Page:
Honey is also a “cure-all” food option and cough suppressant, helping to treat eye diseases, asthma, sore throats, fatigue, tuberculosis, hepatitis, constipation, eczema, ulcer wounds, and many more ailments. This is largely due to the presence of two powerful antioxidants found within raw honey: polyphenols (plant compounds that aid your digestion and help prevent diabetes and certain cancers) and flavonoids (anti-inflammatory substances). Darker varieties of honey will tend to have more antioxidants. When applied directly to injuries, honey also carries wound healing properties.
Honey also contains an enzyme that makes hydrogen peroxide, a tough compound that keeps certain harmful bacteria from growing. When bacteria can’t grow, they die off and are neutralized as a threat to your immune system. That gives honey extra antibacterial properties in addition to its other benefits.
What About Blood Sugar?
There is also evidence to suggest that honey is better for managing blood sugar levels in people with type 2 diabetes than regular sugar and can even act as an effective treatment for diabetic wounds. This is all once again thanks to its strong antioxidant properties, which reduce inflammation and blood sugar despite the honey itself raising blood sugar. For those with type 2 diabetes fasting their blood sugar levels, honey can be an especially potent tool.
Nevertheless, too much of a good thing can become a problem. Honey is mostly sugar and still behaves as sugar after you’ve consumed it. Be mindful of your average blood sugar levels, and keep honey away from children 1-year-old or younger, as it can lead to serious complications like infant botulism. Consult your dietitian or doctor before adding honey to your diet!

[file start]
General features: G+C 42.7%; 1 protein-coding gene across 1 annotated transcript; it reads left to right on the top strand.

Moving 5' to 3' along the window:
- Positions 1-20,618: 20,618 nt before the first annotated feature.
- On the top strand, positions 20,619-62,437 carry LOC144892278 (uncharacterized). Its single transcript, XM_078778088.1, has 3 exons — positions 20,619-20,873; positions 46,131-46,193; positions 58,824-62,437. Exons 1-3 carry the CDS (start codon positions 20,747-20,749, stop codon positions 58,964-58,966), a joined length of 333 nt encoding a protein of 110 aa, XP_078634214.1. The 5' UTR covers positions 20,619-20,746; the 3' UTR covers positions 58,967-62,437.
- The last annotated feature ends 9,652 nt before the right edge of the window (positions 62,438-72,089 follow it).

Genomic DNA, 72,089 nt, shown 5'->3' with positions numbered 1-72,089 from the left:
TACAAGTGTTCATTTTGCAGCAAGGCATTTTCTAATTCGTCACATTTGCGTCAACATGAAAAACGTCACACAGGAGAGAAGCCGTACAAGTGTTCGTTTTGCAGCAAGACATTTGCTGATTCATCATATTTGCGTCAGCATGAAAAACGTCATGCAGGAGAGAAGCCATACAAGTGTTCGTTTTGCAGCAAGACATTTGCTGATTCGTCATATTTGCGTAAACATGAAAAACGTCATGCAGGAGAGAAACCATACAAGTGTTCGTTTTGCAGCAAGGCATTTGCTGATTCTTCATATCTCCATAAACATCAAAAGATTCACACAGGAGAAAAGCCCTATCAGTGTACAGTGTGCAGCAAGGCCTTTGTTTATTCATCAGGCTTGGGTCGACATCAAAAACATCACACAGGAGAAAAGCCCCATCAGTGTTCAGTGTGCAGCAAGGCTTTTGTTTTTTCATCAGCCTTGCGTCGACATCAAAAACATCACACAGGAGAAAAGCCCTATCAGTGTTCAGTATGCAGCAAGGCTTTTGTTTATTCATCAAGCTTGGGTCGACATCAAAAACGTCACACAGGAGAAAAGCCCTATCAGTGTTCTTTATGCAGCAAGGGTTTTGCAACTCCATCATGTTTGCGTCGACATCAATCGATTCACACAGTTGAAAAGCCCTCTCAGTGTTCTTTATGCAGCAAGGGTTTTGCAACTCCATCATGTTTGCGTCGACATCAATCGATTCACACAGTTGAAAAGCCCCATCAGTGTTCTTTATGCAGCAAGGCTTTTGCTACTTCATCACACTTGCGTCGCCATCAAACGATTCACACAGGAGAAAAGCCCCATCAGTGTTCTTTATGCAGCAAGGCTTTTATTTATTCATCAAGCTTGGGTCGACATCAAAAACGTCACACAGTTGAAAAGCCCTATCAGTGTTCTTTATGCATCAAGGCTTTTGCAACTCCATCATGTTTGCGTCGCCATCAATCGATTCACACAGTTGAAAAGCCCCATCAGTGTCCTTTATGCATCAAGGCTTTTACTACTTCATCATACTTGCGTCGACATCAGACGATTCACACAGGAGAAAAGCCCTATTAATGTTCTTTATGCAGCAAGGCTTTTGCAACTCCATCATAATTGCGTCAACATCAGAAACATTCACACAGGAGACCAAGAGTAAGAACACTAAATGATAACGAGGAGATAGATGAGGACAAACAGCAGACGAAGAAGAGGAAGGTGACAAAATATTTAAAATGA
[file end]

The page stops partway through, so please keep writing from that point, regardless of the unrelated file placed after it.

Is Honey Good for Allergies?
Another possible benefit of honey? It has the potential to improve your seasonal allergies given enough time—though the data is still on the table.
Despite the lack of scientific research, one trial held in 2011 involved 44 patients with diagnosed birch pollen allergies eating special birch pollen honey over the fall and winter months. When next spring rolled around, the patients reported significantly better control of their allergies, possibly due to the gradual exposure of the allergen to their bodies. In essence, they were naturally vaccinating themselves through the honey. The researchers involved in the study stated these findings should be considered preliminary.
Should you eat honey to combat allergies? Though further testing is required, the other health benefits of honey could warrant giving it a try anyway if you are able. Be sure to buy organic, raw, or unfiltered honey that is local to your region. That will ensure you are consuming small amounts of the local allergens that might cause you trouble. Give it a few months and see if it has any impact on your allergies.
And the best part? You can use honey in almost any diet and dish as a sweetener, so get creative! Even a tablespoon of honey can radically transform your meal.
Sticky Hands? Clean Them the Right Way!
It doesn’t take very much handling of honey before your fingers get sticky. Even the caps of honey bottles can be coated with the sweet substance! Sometimes sinks are hard to find at your springtime picnic, however. Hand soap might be out of the question.
Don’t fret; Muse Health offers a high-quality brand sanitizer fit for any occasion. Take a look at our Fragrance-free hand sanitizer to keep handy when you’re in a sticky situation at home or abroad!